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The informational odds ratio (IOR) measures the post-exposure odds divided by the pre-exposure odds (ie, information gained after knowing exposure status). A desirable property of an adjusted ratio estimate is collapsibility (ie, the combined crude ratio will not change after adjusting for a variable that is not a confounder). Adjusted traditional odds ratios (TORs) are not collapsible. In contrast, Mantel-Haenszel adjusted IORs generally are collapsible. IORs are a useful measure of disease association in environmental case-referent studies, especially when the disease is common in the exposed and/or unexposed groups.
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Birth outcomes among military personnel after exposure to documented open-air burn pits before and during pregnancy.
J. Occup. Environ. Med.
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To examine birth outcomes in military women and men with potential exposure to documented open-air burn pits before and during pregnancy.
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Straightforward inference of ancestry and admixture proportions through ancestry-informative insertion deletion multiplexing.
PLoS ONE
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Ancestry-informative markers (AIMs) show high allele frequency divergence between different ancestral or geographically distant populations. These genetic markers are especially useful in inferring the likely ancestral origin of an individual or estimating the apportionment of ancestry components in admixed individuals or populations. The study of AIMs is of great interest in clinical genetics research, particularly to detect and correct for population substructure effects in case-control association studies, but also in population and forensic genetics studies. This work presents a set of 46 ancestry-informative insertion deletion polymorphisms selected to efficiently measure population admixture proportions of four different origins (African, European, East Asian and Native American). All markers are analyzed in short fragments (under 230 basepairs) through a single PCR followed by capillary electrophoresis (CE) allowing a very simple one tube PCR-to-CE approach. HGDP-CEPH diversity panel samples from the four groups, together with Oceanians, were genotyped to evaluate the efficiency of the assay in clustering populations from different continental origins and to establish reference databases. In addition, other populations from diverse geographic origins were tested using the HGDP-CEPH samples as reference data. The results revealed that the AIM-INDEL set developed is highly efficient at inferring the ancestry of individuals and provides good estimates of ancestry proportions at the population level. In conclusion, we have optimized the multiplexed genotyping of 46 AIM-INDELs in a simple and informative assay, enabling a more straightforward alternative to the commonly available AIM-SNP typing methods dependent on complex, multi-step protocols or implementation of large-scale genotyping technologies.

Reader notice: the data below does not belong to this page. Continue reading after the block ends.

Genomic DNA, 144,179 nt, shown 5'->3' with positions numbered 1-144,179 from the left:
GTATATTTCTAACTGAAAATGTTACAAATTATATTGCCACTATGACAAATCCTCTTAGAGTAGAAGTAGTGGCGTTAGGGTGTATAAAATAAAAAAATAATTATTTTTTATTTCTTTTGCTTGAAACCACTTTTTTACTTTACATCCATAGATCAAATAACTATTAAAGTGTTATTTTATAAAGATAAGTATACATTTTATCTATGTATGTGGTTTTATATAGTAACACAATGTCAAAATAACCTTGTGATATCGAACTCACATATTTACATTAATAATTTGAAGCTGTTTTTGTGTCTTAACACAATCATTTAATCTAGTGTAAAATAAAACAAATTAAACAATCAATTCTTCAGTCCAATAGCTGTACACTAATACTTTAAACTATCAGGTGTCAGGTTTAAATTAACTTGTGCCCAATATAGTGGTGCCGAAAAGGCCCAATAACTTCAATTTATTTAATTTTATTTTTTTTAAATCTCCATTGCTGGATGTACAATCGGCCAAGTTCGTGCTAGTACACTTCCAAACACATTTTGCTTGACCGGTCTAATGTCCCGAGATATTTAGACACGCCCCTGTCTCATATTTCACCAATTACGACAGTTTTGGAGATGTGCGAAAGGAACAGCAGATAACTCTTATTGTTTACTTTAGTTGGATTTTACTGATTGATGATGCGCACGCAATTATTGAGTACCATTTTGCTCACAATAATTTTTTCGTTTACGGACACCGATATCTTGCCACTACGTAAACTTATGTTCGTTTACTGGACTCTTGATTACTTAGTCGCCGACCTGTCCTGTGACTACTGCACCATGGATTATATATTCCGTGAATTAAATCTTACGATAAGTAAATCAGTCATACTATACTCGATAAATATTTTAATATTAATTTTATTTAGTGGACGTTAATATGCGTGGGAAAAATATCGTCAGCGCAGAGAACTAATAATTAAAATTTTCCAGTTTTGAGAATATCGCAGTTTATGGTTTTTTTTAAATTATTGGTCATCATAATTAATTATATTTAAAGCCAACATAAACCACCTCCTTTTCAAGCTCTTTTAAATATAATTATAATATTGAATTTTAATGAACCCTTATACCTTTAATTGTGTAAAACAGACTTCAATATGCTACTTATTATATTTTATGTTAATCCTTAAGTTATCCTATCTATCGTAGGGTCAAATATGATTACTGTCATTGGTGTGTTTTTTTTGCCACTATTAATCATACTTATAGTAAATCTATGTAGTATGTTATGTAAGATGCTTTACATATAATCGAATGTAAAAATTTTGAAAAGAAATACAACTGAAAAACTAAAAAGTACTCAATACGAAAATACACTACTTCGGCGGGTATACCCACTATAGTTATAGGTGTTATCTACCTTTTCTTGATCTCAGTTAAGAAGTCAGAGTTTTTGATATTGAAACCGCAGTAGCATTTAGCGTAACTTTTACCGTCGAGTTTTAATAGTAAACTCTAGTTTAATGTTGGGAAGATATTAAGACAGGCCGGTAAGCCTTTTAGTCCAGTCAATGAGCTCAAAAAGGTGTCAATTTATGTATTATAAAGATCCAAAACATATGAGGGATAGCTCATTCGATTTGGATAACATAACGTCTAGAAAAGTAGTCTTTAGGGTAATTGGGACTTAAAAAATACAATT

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JoVE Visualize is a tool created to match the last 5 years of PubMed publications to methods in JoVE's video library.

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In developing our video relationships, we compare around 5 million PubMed articles to our library of over 4,500 methods videos. In some cases the language used in the PubMed abstracts makes matching that content to a JoVE video difficult. In other cases, there happens not to be any content in our video library that is relevant to the topic of a given abstract. In these cases, our algorithms are trying their best to display videos with relevant content, which can sometimes result in matched videos with only a slight relation.